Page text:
Lakers start summer over salary cap, look to create spending power

Lakers start summer over salary cap, look to create spending power
Free-agent forward Carmelo Anthony is planning to meet with the Lakers on Thursday. (Elsa Garrison / Getty Images)

The Lakers might have enough money to sign New York Knicks free-agent Carmelo Anthony, but starting the summer, the Lakers are still over the NBA's salary cap.

How is that possible with only four players under contract? Each and every Lakers' free agent, even unsigned, takes up some of the team's cap space.


The NBA will announce the new salary-cap figures before July 10, when the league's annual moratorium ends. The initial projection from the league is $63.2 million.

Kobe Bryant, Steve Nash, Robert Sacre and Kendall Marshall combine to make $35 million, and Marshall's $915,243 is non-guaranteed.

The issue is Pau Gasol, who is taking up $20.3 million of the team's spending power. Free-agent Jordan Hill is also on the Lakers' books at $6.7 million.

Until those players either re-sign for less, leave for another team or are renounced outright by the Lakers, they'll limit what the team can spend on other free agents.

Even first-round pick Julius Randle takes up $2.5 million of the Lakers' cap before he signs his debut NBA contract.

In an odd quirk of the rules, free agents who never signed on to other teams are still on the books unless renounced. That includes long-retired Ron Harper, who won two rings with the Lakers in 2000 and 2001. He accounts for $2.9 million on the team's cap.

In addition to Harper, there is a combined $14.1 million in Lakers' cap space going to Karl Malone, Horace Grant, Mitch Richmond, Jim Jackson, Shammond Williams, Ira Newble, John Salley, Joe Smith, Theo Ratliff, Andrew Goudelock and even Denver Nuggets Coach Brian Shaw.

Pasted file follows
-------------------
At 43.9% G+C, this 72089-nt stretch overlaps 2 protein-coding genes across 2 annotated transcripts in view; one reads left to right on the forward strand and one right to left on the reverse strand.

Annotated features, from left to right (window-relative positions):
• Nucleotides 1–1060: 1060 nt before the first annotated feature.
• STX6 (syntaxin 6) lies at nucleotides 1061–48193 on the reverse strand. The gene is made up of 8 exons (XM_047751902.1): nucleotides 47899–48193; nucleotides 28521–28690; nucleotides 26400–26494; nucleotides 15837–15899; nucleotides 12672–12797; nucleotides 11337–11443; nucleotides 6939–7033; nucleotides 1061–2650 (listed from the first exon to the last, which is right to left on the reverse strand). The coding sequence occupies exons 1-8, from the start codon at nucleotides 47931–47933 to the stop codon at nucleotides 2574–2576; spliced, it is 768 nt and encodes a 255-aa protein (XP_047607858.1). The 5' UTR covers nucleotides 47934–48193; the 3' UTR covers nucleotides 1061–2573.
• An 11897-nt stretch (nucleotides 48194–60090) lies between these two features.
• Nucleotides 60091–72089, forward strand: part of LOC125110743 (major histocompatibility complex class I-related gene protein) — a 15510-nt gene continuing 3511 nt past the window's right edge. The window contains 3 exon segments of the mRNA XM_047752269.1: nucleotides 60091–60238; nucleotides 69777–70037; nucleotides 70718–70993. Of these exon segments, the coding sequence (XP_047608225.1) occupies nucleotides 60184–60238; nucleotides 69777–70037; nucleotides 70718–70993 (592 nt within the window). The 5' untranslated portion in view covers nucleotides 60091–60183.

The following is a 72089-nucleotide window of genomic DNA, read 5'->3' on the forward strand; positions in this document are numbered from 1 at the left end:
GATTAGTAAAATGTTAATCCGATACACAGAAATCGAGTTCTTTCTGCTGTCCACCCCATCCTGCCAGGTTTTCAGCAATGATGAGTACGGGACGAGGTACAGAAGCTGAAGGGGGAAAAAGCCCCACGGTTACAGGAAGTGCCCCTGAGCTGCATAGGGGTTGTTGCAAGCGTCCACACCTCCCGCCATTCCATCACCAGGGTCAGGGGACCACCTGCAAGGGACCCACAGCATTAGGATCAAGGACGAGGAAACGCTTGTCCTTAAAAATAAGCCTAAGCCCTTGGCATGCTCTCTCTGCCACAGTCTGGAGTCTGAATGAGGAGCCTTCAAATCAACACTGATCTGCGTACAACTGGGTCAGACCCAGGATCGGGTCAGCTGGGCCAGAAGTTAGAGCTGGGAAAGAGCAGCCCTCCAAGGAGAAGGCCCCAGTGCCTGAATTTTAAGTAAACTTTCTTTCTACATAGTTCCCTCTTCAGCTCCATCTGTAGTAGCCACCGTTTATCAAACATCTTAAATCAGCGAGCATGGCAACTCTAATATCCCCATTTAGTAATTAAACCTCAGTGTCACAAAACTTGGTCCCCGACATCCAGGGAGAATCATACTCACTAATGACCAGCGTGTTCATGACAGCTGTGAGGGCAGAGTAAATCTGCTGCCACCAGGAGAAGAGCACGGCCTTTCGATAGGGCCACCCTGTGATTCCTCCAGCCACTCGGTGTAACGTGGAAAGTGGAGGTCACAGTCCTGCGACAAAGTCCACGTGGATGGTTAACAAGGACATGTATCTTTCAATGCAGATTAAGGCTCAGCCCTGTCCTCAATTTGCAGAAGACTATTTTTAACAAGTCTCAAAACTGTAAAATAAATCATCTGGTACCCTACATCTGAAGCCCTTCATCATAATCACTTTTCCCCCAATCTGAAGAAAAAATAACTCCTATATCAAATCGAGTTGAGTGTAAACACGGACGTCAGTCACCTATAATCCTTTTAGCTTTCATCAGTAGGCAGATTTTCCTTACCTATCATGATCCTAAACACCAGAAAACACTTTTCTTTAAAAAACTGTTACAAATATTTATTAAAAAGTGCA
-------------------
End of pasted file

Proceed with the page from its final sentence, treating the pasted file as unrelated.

It's strictly a clerical issue. General Manager Mitch Kupchak can simply wipe that slate clean by renouncing the likes of Shaw, Harper and the odd, historic list.

Should Kupchak renounce all non-guaranteed players on the roster — such as Chris Kaman, Nick Young, Jordan Farmar and Gasol — the team would have about $22 million to spend.

If the Lakers choose to stretch Steve Nash's $9.7 million over three seasons, at about $3.2 million a year, spending power could increase to as high as $28.5 million.

The difficult part for the Lakers is finding the right free agents willing to come. They meet today with Anthony to see if he's willing to join up with Bryant and possibly a re-signed Gasol.

How would the math work? Gasol would need to be re-signed before Anthony, perhaps at an $8-million starting salary, reducing his cap hit by about $12 million.

After stretching Nash and renouncing all non-guaranteed free agents (except restricted free-agent Ryan Kelly, who has an offer sheet of $1 million), the Lakers would have $20.5 million to spend on Anthony.

If Gasol took a little less, or if the cap comes in higher than $63.2 million, the Lakers might be able to reach Anthony's full max salary starting at $22.5 million.


The difficult part is getting the All-Star forward to agree to come, especially when the Knicks can offer up to five years at $129.1 million and the Lakers can only go to four at $95.9 million.

Email Eric Pincus at and follow him on Twitter @EricPincus.